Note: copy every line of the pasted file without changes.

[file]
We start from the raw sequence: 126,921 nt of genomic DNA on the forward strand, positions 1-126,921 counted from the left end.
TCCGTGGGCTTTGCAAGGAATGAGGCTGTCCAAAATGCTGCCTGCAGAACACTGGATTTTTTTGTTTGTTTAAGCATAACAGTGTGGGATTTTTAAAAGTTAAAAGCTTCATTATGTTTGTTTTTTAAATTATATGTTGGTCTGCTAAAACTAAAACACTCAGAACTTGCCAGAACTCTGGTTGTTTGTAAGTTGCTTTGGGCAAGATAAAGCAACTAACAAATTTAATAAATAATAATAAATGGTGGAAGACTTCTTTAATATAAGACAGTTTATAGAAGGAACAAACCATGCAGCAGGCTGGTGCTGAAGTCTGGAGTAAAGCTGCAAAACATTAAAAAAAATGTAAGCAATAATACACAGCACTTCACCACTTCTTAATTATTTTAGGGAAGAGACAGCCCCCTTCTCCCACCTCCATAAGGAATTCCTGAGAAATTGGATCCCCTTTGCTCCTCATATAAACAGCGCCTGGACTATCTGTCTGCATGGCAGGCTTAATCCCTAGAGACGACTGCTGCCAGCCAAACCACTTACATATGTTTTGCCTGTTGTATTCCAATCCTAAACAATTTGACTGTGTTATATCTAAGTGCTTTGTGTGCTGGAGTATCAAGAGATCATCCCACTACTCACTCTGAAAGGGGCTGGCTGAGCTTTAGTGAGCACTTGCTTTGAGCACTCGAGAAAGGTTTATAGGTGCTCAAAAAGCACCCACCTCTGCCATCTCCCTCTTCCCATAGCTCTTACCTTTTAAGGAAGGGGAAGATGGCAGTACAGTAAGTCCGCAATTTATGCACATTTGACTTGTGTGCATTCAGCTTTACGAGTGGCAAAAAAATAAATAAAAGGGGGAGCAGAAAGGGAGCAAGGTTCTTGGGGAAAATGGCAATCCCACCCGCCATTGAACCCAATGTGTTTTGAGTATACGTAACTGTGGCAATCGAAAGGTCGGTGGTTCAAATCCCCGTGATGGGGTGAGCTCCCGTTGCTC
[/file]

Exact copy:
We start from the raw sequence: 126,921 nt of genomic DNA on the forward strand, positions 1-126,921 counted from the left end.
TCCGTGGGCTTTGCAAGGAATGAGGCTGTCCAAAATGCTGCCTGCAGAACACTGGATTTTTTTGTTTGTTTAAGCATAACAGTGTGGGATTTTTAAAAGTTAAAAGCTTCATTATGTTTGTTTTTTAAATTATATGTTGGTCTGCTAAAACTAAAACACTCAGAACTTGCCAGAACTCTGGTTGTTTGTAAGTTGCTTTGGGCAAGATAAAGCAACTAACAAATTTAATAAATAATAATAAATGGTGGAAGACTTCTTTAATATAAGACAGTTTATAGAAGGAACAAACCATGCAGCAGGCTGGTGCTGAAGTCTGGAGTAAAGCTGCAAAACATTAAAAAAAATGTAAGCAATAATACACAGCACTTCACCACTTCTTAATTATTTTAGGGAAGAGACAGCCCCCTTCTCCCACCTCCATAAGGAATTCCTGAGAAATTGGATCCCCTTTGCTCCTCATATAAACAGCGCCTGGACTATCTGTCTGCATGGCAGGCTTAATCCCTAGAGACGACTGCTGCCAGCCAAACCACTTACATATGTTTTGCCTGTTGTATTCCAATCCTAAACAATTTGACTGTGTTATATCTAAGTGCTTTGTGTGCTGGAGTATCAAGAGATCATCCCACTACTCACTCTGAAAGGGGCTGGCTGAGCTTTAGTGAGCACTTGCTTTGAGCACTCGAGAAAGGTTTATAGGTGCTCAAAAAGCACCCACCTCTGCCATCTCCCTCTTCCCATAGCTCTTACCTTTTAAGGAAGGGGAAGATGGCAGTACAGTAAGTCCGCAATTTATGCACATTTGACTTGTGTGCATTCAGCTTTACGAGTGGCAAAAAAATAAATAAAAGGGGGAGCAGAAAGGGAGCAAGGTTCTTGGGGAAAATGGCAATCCCACCCGCCATTGAACCCAATGTGTTTTGAGTATACGTAACTGTGGCAATCGAAAGGTCGGTGGTTCAAATCCCCGTGATGGGGTGAGCTCCCGTTGCTC